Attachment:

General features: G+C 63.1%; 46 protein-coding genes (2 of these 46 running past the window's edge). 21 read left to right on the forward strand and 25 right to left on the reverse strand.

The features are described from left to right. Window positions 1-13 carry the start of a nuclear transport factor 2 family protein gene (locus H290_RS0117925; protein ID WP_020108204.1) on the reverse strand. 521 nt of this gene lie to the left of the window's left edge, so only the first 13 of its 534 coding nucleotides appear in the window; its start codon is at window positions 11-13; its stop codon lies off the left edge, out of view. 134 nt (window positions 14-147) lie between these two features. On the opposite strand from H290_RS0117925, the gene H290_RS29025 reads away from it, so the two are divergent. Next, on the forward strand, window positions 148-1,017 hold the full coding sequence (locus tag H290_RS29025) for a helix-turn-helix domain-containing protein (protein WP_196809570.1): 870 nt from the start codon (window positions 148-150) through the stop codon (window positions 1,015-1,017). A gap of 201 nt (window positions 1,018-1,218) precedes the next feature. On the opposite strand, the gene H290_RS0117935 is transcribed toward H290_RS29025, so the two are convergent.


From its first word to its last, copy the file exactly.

General features: G+C 63.1%; 46 protein-coding genes (2 of these 46 running past the window's edge). 21 read left to right on the forward strand and 25 right to left on the reverse strand.

The features are described from left to right. Window positions 1-13 carry the start of a nuclear transport factor 2 family protein gene (locus H290_RS0117925; protein ID WP_020108204.1) on the reverse strand. 521 nt of this gene lie to the left of the window's left edge, so only the first 13 of its 534 coding nucleotides appear in the window; its start codon is at window positions 11-13; its stop codon lies off the left edge, out of view. 134 nt (window positions 14-147) lie between these two features. On the opposite strand from H290_RS0117925, the gene H290_RS29025 reads away from it, so the two are divergent. Next, on the forward strand, window positions 148-1,017 hold the full coding sequence (locus tag H290_RS29025) for a helix-turn-helix domain-containing protein (protein WP_196809570.1): 870 nt from the start codon (window positions 148-150) through the stop codon (window positions 1,015-1,017). A gap of 201 nt (window positions 1,018-1,218) precedes the next feature. On the opposite strand, the gene H290_RS0117935 is transcribed toward H290_RS29025, so the two are convergent.